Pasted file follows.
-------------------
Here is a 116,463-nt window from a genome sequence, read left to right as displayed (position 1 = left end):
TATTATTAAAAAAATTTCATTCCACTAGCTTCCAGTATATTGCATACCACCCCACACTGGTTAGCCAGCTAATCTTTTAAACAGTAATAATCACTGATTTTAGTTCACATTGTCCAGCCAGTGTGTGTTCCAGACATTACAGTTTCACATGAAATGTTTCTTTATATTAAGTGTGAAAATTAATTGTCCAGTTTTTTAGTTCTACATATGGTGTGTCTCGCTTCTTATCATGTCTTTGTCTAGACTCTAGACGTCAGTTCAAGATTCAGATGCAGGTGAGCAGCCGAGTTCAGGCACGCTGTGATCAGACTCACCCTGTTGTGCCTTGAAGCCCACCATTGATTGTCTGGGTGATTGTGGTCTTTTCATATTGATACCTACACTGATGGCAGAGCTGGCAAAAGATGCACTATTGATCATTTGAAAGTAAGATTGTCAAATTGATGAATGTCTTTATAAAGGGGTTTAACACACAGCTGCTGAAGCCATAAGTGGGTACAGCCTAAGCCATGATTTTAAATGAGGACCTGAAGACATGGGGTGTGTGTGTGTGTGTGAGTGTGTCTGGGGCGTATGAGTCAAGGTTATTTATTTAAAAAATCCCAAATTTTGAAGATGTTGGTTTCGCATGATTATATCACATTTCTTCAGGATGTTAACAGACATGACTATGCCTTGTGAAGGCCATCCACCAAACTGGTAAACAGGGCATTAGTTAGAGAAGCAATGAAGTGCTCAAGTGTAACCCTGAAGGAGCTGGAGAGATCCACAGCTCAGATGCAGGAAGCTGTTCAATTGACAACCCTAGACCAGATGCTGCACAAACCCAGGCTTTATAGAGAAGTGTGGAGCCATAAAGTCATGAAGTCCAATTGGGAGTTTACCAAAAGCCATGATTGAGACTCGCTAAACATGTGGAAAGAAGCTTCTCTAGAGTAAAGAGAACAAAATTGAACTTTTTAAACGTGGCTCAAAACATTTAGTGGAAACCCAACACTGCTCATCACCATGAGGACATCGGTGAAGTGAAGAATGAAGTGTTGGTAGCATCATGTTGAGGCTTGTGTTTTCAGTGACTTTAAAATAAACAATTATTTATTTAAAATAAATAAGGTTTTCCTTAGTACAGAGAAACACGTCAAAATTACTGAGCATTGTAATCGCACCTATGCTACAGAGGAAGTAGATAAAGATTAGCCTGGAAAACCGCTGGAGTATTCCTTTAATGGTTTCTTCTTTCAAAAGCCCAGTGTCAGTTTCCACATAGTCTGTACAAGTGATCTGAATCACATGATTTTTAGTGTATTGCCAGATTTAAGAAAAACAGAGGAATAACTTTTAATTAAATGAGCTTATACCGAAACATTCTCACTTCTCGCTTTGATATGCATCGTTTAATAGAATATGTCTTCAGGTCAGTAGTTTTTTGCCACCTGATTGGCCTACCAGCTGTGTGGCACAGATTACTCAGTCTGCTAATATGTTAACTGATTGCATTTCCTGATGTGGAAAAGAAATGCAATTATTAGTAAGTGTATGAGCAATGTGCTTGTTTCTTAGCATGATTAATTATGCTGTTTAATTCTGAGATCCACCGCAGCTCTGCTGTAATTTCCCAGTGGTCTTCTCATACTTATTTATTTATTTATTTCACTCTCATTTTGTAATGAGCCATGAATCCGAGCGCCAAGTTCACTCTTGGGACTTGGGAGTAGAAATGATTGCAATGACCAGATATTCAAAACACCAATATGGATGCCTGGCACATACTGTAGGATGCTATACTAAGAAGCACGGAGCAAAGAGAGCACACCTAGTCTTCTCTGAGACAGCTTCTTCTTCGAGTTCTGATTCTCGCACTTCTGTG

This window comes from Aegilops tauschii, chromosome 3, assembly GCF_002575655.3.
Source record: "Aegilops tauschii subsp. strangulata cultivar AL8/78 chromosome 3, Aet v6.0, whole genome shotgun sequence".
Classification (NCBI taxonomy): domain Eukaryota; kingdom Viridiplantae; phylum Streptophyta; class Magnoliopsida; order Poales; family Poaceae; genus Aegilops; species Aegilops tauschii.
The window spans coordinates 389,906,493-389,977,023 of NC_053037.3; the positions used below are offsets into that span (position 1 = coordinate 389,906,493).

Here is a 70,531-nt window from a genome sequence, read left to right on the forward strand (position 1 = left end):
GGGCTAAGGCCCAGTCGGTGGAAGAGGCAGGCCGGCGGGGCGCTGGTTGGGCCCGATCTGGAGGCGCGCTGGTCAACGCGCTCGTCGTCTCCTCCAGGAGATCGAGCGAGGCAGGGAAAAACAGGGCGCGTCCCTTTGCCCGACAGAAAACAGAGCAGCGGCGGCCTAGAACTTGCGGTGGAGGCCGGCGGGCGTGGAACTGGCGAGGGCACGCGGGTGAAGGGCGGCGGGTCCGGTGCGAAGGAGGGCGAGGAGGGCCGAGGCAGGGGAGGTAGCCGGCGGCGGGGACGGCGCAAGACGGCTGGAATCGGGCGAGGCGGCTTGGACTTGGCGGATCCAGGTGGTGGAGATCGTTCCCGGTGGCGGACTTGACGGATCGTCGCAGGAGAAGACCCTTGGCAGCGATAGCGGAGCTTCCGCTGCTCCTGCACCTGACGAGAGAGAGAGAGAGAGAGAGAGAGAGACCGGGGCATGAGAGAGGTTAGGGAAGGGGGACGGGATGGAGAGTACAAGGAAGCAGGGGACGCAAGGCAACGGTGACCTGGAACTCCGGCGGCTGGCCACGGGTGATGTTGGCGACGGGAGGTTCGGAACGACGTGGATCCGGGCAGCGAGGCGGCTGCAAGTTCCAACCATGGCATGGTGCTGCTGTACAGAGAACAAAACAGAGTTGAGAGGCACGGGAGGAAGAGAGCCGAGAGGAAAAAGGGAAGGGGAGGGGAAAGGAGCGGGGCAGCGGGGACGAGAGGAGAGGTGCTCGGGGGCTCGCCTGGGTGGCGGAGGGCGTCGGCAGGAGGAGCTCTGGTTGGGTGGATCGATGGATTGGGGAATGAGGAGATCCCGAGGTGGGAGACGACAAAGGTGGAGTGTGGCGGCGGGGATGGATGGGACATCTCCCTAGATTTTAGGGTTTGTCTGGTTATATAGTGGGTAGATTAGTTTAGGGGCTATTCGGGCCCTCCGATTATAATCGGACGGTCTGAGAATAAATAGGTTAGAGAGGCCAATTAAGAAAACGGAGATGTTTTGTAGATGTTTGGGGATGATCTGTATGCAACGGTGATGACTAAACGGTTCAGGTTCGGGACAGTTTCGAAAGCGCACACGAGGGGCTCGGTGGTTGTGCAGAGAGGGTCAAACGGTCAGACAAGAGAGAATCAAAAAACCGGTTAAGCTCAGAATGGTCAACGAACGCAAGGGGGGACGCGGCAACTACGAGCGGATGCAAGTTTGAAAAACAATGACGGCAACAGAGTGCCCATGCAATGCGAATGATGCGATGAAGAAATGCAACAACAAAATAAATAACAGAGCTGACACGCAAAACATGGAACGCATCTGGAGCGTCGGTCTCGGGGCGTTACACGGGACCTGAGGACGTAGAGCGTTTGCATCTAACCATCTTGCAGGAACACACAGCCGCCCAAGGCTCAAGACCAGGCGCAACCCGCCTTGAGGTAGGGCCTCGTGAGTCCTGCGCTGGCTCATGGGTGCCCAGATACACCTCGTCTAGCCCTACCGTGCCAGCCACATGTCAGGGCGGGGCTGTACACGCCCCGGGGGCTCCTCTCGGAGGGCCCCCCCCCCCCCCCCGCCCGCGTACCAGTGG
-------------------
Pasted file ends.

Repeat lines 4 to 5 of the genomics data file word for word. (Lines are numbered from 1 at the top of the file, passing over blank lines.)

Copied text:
Source record: "Aegilops tauschii subsp. strangulata cultivar AL8/78 chromosome 3, Aet v6.0, whole genome shotgun sequence".
Classification (NCBI taxonomy): domain Eukaryota; kingdom Viridiplantae; phylum Streptophyta; class Magnoliopsida; order Poales; family Poaceae; genus Aegilops; species Aegilops tauschii.